Brett Smith for redOrbit.com – Your Universe Online
Using cutting edge sequencing techniques, the researchers were able to identify the genetic basis for a number of traits that identify various breeds of pigeons.
In the study, the geneticists were able to assemble 1.1 billion base pairs of DNA in the rock pigeon genome, compared with 3 billion base pairs in the human genome. They noted that the rock pigeon’s 17,300 genes compare with about 21,000 genes in our genome.
The researchers were able to compare their newly sequenced genome to that of other birds, including turkeys and zebra finches.
“Despite 100 million years of evolution since these bird species diverged, their genomes are very similar,” Shapiro said.
The researchers also set out to identify a genetic mutation that is responsible for a specific pigeon trait, namely the head crests worn most notably by the breed Old Dutch capuchine.
To identify this potential mutation, the researchers first created a “reference genome” from a male of the Danish tumbler pigeon breed.
Then, using software developed by study co-author Mark Yandell, a geneticist from the University of Utah, the scientists found that a single mutation in a gene named EphB2 was responsible for head and neck feathers to grow upward and into a head crest. According to the researchers, the study is the first to locate a gene mutation responsible for a specific pigeon trait.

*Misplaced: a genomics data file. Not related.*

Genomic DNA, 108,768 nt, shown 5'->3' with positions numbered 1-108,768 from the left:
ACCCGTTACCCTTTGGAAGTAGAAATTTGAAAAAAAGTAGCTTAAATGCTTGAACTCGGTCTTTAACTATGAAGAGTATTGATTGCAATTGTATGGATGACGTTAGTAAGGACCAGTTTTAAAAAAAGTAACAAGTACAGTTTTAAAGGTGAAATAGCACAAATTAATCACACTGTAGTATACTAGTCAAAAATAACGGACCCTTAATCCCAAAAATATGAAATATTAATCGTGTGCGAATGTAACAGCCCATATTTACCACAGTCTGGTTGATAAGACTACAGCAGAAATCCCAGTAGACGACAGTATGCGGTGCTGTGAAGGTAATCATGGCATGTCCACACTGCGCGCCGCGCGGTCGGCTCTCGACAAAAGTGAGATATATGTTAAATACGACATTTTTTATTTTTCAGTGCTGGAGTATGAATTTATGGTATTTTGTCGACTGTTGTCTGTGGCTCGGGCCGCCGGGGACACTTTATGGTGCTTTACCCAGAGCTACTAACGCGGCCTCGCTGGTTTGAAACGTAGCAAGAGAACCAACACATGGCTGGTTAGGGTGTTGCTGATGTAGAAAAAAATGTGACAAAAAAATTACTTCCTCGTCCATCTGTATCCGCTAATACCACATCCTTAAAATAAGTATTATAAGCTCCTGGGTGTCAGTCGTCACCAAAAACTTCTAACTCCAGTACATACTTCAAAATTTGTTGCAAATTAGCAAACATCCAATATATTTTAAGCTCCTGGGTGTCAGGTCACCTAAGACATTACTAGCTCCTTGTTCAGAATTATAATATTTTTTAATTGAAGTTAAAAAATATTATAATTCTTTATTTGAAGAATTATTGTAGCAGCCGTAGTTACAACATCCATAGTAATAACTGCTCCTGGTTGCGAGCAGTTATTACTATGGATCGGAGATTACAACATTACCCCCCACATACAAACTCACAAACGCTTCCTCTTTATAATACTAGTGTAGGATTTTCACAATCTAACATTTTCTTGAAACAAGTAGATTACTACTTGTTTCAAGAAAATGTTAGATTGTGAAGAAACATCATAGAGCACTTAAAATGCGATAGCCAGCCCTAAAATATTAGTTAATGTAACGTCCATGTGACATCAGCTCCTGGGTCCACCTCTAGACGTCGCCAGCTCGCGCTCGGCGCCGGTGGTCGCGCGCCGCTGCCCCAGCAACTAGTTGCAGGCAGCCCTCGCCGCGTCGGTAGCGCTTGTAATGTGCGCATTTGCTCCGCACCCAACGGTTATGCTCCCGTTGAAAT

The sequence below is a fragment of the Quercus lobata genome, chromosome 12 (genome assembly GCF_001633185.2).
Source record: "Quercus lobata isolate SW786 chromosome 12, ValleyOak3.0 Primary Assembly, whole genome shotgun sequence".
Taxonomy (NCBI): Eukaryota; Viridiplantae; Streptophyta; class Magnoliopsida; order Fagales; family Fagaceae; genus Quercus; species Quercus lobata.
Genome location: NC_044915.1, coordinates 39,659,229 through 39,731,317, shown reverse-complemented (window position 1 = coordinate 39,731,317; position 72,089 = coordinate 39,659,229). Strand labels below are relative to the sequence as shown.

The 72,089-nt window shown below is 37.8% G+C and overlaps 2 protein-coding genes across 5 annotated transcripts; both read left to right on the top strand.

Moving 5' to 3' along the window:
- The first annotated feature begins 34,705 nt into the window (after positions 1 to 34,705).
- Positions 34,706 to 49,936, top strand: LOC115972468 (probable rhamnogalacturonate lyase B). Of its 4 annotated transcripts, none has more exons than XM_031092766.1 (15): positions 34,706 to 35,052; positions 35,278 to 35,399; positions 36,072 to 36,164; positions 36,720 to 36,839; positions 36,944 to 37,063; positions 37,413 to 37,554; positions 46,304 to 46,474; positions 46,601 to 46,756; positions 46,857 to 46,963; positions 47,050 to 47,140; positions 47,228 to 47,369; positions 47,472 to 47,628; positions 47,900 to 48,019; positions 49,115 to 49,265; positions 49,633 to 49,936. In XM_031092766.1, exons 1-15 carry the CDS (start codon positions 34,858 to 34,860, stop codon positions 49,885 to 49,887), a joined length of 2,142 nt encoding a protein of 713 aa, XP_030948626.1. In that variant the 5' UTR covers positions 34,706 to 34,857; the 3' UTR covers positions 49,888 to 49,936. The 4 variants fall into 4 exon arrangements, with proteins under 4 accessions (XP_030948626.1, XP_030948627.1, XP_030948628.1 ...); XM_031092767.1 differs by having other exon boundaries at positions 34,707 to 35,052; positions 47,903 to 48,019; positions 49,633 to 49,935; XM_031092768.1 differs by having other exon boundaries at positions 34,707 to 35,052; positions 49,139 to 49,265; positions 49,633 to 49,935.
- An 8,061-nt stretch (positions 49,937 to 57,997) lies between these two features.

“A head crest is a series of feathers on the back of the head and neck,” Shapiro said. “Some are small and pointed. Others look like a shell behind the head; some people think they look like mullets. They can be as extreme as an Elizabethan collar.”
According to the geneticists, the EphB2 gene acts as a switch that creates a head crest when mutated, and no head crest when it´s normal. They reached this conclusion by showing that the mutation and the associated changes to nearby DNA are shared by all crested pigeons. This also suggests that the trait evolved once and was spread via breeding as over 80 of the 350 pigeon breeds have head crests. The crests are mostly used to attract a mate.
Shapiro noted that this same gene, EphB2, also appears in the human genome.
“This same gene in humans has been implicated as a contributor to Alzheimer’s disease, as well as prostate cancer and possibly other cancers,” he said.
He added that, “we’ve shown a way forward to find the genetic basis of traits–the molecular mechanisms controlling animal diversity in pigeons.”
“Using this approach, we expect to be able to do this for other traits in pigeons, and it can be applied to other birds and many other animals as well,” Shapiro said.